Lazy heart | 80/20 Endurance

Lazy heart

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  • #10527
    eternalglitch
    Participant

    I’ve some doubts regarding the hr-based structured trainings.

    Let’s say I run a 4x(Zone4 3min/Zone1 2min) loop. My heart rate would be in the mid Zone 3 at the end of each Zone4 repetition. Another example: 6x(Zone5 1min./Zone1 3 min.), the HRM gauge will barely touch zone X for a few seconds in total while the pace is almost as fast as I can. The Garmin watch counts all of these training sessions as base training. Otherwise than that, if I run 20 min. in Zone 3 then the training is Tempo according to Garmin and heart rate is mostly zone 3, as it shoud ne.

    Is it something wrong with my pace zones or my heart is just lazy?

    #10529
    MartinH
    Participant

    Heart rate is a lagging indicator, which is why it doesn’t ‘catch up’ in short intervals. Use pace or power for them instead

    #10530
    Matt Fitzgerald
    Moderator

    Yes, we’ve all got “lazy hearts.” The phenomenon you’re experiencing is universal and is known as cardiac lag.

    #10533
    eternalglitch
    Participant

    Ok, clear enough. I’m happy to hear that not only mine heart is lazy 🙂

    Btw, does all hearts have this increased heart rate in first 8-12 minutes of run? In my case in the first 5-8 minutes my heart rate often goes up to ZoneX/Zone3 and then gradually slows down to mid Zone1 somewhere between 12-15 min. The pace is all the time steady.

    I noticed this happens especially on days when I’m rested.

    #10548
    Matt Fitzgerald
    Moderator

    Yes, that too is not at all unusual.

    #10560
    eternalglitch
    Participant

    Thanks Matt, do you know what causes this initial spike in HR?

    The other thing is that many of the foundation runs in the 8020 plans are structured in the way that suggests 5 min warmup in zone1 and then Zone2. Should I speed up after 5 min even if my heart rate is in zone 3?

    The 15 min. warmup in pace zone1 would give a stable initial part of the run, would that be a better idea?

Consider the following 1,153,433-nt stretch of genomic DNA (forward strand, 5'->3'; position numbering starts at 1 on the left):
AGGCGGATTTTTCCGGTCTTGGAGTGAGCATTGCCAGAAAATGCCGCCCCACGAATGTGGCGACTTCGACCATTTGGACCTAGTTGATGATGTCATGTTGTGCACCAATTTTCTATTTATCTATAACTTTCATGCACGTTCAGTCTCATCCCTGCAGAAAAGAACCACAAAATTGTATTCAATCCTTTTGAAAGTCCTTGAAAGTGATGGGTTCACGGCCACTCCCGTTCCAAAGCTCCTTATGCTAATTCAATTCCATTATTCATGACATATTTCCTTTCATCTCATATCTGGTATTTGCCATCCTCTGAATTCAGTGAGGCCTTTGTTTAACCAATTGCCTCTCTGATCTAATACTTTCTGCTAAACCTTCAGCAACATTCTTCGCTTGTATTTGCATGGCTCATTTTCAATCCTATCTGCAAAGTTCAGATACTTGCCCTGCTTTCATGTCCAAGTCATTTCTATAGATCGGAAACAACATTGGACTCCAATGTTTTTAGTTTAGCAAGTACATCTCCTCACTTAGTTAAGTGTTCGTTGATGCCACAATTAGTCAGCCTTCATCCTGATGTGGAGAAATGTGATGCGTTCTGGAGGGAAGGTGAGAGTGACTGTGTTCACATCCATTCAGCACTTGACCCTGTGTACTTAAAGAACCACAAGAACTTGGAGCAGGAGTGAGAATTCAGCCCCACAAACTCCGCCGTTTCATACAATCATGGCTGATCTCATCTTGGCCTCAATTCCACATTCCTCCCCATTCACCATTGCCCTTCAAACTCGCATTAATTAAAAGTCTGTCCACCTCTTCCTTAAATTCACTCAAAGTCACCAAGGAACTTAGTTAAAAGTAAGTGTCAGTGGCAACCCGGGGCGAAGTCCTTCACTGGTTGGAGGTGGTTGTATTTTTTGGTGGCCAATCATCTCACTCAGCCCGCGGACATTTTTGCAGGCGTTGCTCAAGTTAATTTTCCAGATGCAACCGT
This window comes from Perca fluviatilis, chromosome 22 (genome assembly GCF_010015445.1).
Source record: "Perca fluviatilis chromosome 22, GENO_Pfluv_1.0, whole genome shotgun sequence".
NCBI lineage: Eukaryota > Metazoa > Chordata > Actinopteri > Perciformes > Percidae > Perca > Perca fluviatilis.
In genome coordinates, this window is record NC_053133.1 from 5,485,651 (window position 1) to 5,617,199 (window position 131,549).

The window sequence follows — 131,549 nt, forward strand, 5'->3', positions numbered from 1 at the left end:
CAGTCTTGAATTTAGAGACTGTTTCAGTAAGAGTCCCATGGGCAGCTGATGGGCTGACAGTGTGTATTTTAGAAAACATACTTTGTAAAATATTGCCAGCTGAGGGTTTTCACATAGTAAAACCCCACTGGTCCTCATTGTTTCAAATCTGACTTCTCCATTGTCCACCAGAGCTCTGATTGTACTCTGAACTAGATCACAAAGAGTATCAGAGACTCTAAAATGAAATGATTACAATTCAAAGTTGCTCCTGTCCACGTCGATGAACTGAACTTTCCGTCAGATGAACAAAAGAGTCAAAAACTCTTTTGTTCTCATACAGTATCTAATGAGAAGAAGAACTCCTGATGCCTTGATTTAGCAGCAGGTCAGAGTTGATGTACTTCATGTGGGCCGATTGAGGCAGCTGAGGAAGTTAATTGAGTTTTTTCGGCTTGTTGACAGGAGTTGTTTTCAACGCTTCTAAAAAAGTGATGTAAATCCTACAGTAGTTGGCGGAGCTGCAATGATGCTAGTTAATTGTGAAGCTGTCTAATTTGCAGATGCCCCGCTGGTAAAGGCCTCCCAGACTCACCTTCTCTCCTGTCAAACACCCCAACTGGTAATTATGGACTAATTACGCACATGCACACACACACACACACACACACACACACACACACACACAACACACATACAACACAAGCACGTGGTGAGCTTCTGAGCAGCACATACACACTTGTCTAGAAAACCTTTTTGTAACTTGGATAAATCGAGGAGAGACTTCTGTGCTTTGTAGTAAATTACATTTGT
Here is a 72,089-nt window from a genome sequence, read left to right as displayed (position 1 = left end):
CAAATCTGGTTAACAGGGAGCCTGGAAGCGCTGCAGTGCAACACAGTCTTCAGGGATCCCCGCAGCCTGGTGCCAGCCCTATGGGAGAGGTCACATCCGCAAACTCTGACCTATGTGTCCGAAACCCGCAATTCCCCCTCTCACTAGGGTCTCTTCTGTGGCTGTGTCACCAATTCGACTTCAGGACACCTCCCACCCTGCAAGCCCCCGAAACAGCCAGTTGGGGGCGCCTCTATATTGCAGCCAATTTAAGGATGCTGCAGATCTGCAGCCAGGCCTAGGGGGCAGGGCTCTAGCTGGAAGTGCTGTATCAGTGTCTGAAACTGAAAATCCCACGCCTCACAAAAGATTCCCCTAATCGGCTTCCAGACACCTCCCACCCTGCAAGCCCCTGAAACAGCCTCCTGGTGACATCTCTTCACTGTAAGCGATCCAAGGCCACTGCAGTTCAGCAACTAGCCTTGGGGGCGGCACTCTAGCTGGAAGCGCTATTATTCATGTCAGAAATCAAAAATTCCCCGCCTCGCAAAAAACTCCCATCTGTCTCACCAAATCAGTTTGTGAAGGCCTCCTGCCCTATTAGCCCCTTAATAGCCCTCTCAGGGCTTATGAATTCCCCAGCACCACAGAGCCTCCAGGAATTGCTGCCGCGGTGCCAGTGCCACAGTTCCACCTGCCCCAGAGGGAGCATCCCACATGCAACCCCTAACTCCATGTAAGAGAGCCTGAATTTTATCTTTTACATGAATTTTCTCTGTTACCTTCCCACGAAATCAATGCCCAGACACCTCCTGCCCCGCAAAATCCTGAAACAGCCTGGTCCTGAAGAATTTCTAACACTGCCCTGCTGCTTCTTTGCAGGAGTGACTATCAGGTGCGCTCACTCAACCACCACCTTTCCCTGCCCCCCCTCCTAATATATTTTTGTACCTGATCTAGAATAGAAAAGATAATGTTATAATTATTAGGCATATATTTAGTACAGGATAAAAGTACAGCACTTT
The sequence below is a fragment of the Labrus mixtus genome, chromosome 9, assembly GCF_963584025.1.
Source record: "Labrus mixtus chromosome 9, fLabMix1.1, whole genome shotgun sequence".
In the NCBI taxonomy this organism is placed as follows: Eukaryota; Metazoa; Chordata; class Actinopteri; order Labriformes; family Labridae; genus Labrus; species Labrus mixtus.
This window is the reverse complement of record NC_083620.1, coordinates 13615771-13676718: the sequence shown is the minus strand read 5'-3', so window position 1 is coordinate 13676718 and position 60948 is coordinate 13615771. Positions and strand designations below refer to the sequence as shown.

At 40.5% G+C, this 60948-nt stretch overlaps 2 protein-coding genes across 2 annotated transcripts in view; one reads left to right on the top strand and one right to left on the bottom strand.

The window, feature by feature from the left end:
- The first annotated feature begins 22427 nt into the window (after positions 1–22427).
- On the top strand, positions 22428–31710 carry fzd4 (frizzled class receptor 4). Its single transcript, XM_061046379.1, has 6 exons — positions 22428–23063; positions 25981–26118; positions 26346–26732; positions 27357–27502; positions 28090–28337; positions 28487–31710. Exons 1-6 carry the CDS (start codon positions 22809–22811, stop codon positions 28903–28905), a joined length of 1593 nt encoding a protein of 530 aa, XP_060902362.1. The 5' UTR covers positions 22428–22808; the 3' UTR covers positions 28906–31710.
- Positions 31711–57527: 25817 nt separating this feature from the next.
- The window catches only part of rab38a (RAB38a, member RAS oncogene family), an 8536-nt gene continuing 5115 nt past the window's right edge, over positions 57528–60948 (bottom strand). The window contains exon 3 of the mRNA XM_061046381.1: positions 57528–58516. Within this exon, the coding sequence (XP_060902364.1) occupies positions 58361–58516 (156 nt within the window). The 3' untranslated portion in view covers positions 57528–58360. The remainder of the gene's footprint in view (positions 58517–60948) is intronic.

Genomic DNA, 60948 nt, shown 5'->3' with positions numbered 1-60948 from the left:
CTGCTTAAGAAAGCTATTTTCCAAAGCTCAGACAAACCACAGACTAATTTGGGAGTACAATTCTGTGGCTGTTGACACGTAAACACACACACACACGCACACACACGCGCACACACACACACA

#10562
    Matt Fitzgerald
    Moderator

    Not at all. It’s important that you generally avoid focusing too much on the nuances of your heart’s response to exercise and trying to micromanage it. The heart rate overshoot phenomenon, for example, is an indicator of high fitness and as such is not something you want to try to correct. Heart rate is a highly imperfect indicator of exercise intensity; you’ll get the most out of it if you’re mindful of its flaws and limitations. This piece that Coach David wrote may be helpful to you in this regard:

    Heart Rate Training is Dead, Long Live Heart Rate Training!

    #10610
    eternalglitch
    Participant

    Thank you Matt

    #10688
    jebeaudoin
    Participant

    Somewhat related… My power ranges were recently set using the Stryd 6/3 protocol on an indoor treadmill. I’m using a power-based plan and did an endurance run today (RT19), using it to confirm my zones.

    I’m scratching my head because for the Z3 effort:
    – my HR averaged 5 BPM below the low-end of the target range
    – my KW averaged 8 watts above the high-end of the target range
    – my RPE, as always, was spot on 🙂

    In contrast, for both Z2 efforts, my HR was spot on but my power, again, was 13 and 20 watts higher, respectively, than the top end of target range.

    Having read Coach Dave’s caveat about HR that Matt mentioned above, I’m inclined to adjust my zone power ranges higher. But I don’t want to be exercising too much in Zones X and Y, so I am hesitant. Does anyone have any advice? Thanks, J

    #10689
    Matt Fitzgerald
    Moderator

    Stryd’s Critical Power is not a true threshold power. Whereas CP equates to 30-minute max effort, FTP by definition equates to a 60-minute max effort. There’s your 8-watt discrepancy.

    #10879
    eternalglitch
    Participant

    My experience with Stryd on treadmill is that it’s about 7% off when it comes to distance and because Stryd computes power from velocity and acceleration (both require proper time and distance measuring) then the power was also wrong. I’d do the test on road or better on track.

    #10884
    jebeaudoin
    Participant

    @matt – Thanks for the quick reply! It’s awesome to have access to such expertise!

    eternalglitch – That makes sense in my case – the Stryd test was done on the treadmill, and I have noticed that distances reported by the treadmill (and on Zwift) are non-trivially greater than the distances reported by Stryd.

    I live in the Northeast and it’s still pretty icy. I’ll wait until it melts and test for FTP on the road (or track if it’s cleared up).

    Thanks again.

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